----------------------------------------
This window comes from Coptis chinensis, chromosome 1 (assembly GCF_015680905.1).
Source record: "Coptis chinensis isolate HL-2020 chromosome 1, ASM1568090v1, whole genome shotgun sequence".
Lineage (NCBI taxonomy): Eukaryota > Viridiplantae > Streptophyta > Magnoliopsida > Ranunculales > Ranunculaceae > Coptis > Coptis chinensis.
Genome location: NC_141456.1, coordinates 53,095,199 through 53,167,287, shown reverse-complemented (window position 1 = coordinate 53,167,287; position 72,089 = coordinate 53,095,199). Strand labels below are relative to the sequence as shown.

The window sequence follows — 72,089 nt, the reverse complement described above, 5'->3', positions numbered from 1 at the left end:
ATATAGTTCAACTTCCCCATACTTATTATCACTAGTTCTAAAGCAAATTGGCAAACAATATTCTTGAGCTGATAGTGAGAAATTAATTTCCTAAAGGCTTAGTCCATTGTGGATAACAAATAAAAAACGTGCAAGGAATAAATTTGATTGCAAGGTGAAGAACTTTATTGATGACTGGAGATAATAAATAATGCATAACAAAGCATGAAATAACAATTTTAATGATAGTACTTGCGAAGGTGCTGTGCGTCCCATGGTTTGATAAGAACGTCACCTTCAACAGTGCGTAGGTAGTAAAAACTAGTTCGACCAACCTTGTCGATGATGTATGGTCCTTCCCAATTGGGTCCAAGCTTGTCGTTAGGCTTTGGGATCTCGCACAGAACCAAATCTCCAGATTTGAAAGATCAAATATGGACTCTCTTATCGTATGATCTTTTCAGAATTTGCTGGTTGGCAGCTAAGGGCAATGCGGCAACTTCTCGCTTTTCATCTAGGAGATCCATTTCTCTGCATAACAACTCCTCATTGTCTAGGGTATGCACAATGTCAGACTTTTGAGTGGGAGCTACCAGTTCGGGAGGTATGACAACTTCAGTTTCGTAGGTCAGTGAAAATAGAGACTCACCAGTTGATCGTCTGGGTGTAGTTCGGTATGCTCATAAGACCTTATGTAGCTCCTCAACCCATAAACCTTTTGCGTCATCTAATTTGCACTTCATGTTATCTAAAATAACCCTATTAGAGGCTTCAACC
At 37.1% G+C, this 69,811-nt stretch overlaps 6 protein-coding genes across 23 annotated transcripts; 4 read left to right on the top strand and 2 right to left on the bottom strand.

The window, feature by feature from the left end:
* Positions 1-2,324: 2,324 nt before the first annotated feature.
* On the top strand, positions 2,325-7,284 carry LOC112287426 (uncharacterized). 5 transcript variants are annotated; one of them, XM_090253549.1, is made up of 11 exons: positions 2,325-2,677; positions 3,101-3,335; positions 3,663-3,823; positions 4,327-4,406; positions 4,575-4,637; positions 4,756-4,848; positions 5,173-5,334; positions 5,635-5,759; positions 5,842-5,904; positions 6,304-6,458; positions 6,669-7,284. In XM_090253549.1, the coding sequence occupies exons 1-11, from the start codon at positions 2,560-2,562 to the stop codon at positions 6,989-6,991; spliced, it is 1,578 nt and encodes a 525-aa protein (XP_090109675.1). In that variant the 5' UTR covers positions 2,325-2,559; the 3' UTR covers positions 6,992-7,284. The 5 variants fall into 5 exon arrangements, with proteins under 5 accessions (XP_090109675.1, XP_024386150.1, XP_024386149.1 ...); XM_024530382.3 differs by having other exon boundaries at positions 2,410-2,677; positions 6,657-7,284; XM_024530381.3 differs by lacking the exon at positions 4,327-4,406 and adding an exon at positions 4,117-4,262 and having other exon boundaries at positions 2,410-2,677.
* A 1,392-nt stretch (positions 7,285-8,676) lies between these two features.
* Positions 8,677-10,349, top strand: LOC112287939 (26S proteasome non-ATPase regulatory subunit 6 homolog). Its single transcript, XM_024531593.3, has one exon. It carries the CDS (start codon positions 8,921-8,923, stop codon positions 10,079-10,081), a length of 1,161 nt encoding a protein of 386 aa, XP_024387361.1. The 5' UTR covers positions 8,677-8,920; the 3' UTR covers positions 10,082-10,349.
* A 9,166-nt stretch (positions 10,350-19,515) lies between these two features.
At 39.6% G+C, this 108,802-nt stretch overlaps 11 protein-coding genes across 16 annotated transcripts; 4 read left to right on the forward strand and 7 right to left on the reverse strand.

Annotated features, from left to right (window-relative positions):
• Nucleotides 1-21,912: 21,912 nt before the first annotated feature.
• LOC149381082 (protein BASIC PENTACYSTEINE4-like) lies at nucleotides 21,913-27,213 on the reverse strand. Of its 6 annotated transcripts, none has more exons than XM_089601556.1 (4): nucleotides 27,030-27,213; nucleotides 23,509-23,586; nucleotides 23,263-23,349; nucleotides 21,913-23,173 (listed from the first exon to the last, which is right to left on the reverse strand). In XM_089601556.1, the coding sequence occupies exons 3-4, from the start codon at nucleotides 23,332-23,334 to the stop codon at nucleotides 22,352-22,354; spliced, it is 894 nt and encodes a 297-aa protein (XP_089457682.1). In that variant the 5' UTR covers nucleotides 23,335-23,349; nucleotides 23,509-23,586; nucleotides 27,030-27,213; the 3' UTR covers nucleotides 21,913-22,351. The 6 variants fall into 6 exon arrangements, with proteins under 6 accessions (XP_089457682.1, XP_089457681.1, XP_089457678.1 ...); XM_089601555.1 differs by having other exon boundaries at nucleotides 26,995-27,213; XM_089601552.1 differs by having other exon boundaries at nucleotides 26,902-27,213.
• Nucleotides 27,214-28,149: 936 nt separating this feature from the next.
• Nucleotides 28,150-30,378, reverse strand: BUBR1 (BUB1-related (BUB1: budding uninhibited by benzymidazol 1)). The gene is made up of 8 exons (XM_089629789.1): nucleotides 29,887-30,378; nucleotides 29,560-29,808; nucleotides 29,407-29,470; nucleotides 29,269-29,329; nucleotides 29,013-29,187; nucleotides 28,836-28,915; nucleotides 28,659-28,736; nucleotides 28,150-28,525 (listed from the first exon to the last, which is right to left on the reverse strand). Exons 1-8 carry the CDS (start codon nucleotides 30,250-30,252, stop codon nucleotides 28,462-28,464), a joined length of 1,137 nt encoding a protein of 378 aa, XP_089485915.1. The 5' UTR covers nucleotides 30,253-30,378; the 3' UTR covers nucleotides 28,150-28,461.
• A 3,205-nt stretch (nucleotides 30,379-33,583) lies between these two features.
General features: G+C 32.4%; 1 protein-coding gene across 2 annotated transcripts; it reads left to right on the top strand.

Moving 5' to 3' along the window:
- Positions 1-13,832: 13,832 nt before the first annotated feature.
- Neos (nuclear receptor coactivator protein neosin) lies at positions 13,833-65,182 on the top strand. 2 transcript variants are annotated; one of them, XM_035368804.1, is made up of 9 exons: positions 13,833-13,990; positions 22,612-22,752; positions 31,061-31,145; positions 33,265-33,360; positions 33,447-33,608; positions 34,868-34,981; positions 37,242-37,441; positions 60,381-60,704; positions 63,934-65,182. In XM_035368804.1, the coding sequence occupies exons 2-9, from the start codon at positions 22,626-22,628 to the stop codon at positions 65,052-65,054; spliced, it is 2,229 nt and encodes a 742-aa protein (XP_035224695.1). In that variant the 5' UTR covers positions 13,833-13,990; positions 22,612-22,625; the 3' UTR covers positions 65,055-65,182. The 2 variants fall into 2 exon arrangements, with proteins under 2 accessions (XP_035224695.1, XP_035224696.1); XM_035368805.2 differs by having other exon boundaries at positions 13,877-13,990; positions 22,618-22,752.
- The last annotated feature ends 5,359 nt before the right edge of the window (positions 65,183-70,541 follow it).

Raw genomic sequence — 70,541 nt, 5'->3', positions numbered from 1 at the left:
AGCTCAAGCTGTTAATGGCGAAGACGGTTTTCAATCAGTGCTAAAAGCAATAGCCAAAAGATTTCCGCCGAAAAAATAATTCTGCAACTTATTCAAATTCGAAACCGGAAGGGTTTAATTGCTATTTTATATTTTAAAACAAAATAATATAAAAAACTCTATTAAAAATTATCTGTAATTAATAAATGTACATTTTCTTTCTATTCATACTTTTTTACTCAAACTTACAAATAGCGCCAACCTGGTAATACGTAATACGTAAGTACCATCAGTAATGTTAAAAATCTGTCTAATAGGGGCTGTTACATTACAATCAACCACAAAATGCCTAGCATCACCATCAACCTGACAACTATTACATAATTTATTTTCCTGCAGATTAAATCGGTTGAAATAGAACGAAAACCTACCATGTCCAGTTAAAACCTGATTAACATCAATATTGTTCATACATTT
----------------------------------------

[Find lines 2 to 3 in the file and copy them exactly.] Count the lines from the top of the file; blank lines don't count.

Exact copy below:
Source record: "Coptis chinensis isolate HL-2020 chromosome 1, ASM1568090v1, whole genome shotgun sequence".
Lineage (NCBI taxonomy): Eukaryota > Viridiplantae > Streptophyta > Magnoliopsida > Ranunculales > Ranunculaceae > Coptis > Coptis chinensis.